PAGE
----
For statistical analysis, a generalized linear model with a model selection procedure was used. Initially, original attachment site (independent or conspecific-attached), treatment (independent or conspecific-attached as a result of transplanting), interaction term, and final capitulum length were included as explanatory variables. The response variable was either survival (as a binomial of dead or alive), penis length, growth rate, or presence or absence of an egg mass. The explanatory variables then were sequentially omitted, and the model with the lowest corrected Akaike's Information Criterion (AICc) value was selected as the best model (Burnham et al., 2011). All statistical tests were conducted using JMP version 9 software (SAS, Cary, NC).
The survival rate of Octolasmis warwickii over 22 days was 45% (18/40 individuals). The best model with the lowest AICc was the model with only the intercept, which showed no effects of treatment or other factors on survival.
Concerning male function, the best model indicated that both original site (F = 6.49, P = 0.022) and treatment (F = 32.8, P < 0.001) affected penis length. Specifically, individuals that were transplanted onto a conspecific developed longer penises than did those that were transplanted as independent individuals. Conspecific-attached individuals that were transplanted onto conspecific individuals (c-c) had the longest penises, followed by the i-c individuals, the c-i individuals, and the i-i individuals (Fig. 1). The best model did not include final capitulum length, indicating that body size did not affect penis length within the size range of the experimental individuals.
As for female function, only one (i-c) individual was carrying eggs (n = 5 eggs) in the mantle cavity at the end of the experiment. The best model revealed that capitulum length was chosen as the only explanatory variable, but it had no significant effect on the presence of eggs (likelihood ratio x2 = 2.96, P = 0.09). Original site and treatment variables were not selected in the best model.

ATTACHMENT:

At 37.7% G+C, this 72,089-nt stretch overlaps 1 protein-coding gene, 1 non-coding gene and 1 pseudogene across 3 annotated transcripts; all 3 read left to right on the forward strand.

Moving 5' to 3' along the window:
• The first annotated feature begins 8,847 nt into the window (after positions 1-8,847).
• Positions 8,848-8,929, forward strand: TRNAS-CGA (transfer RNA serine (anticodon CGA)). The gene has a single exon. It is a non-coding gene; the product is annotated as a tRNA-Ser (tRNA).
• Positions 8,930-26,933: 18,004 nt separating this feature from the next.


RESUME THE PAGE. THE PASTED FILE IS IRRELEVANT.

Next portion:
The best model on growth rate indicated that both treatment (F = 5.62, P = 0.032) and final capitulum length (F = 43.47, P < 0.001) affected growth. Growth rate was lower in individuals experimentally attached to conspecifics than it was in those directly attached to the substrate (Fig. 2). Growth rate was also lower in the smaller than the larger barnacles.
In this study, the effects of the original attachment site and the transplanted site on penis length, egg production, and growth were investigated in the androdioecious barnacle Octolasmis warwickii. Penis length was greater in the originally conspecific-attached individuals than in the independent individuals. The effect of the original site was expected, because O. warwickii is an androdioecious species, and individuals attached to conspecifics develop male function at a smaller size to become dwarf males (Yusa et al., 2010). Similarly, penis development at smaller sizes in conspecific-attached dwarf males than in independent hermaphrodites has been reported in the congener Octolasmis unguisiformis Kobayashi & Kato, 2003 (Sawada et al., 2015), the pedunculate Alepas pacifica Pilsbry, 1907 (Yusa et al., 2015), and the acorn barnacle Chelonibia patula (Ranzani, 1818) (Crisp, 1983).
The penis was also better developed in the experimentally conspecific-attached individuals than in the independent ones. The effect of the treatment on penis length indicated that hermaphroditic and dwarf male sex expressions are influenced by the environment. Therefore, sexual expression is plastic in Octolasmis warwickii. Likewise, when newly metamorphosed individuals of the pedunculate barnacle Scalpellum scalpellum settled on conspecific hermaphrodites are removed and transferred to a dish, several become hermaphrodites instead of dwarf males (Hoeg et al, 2015).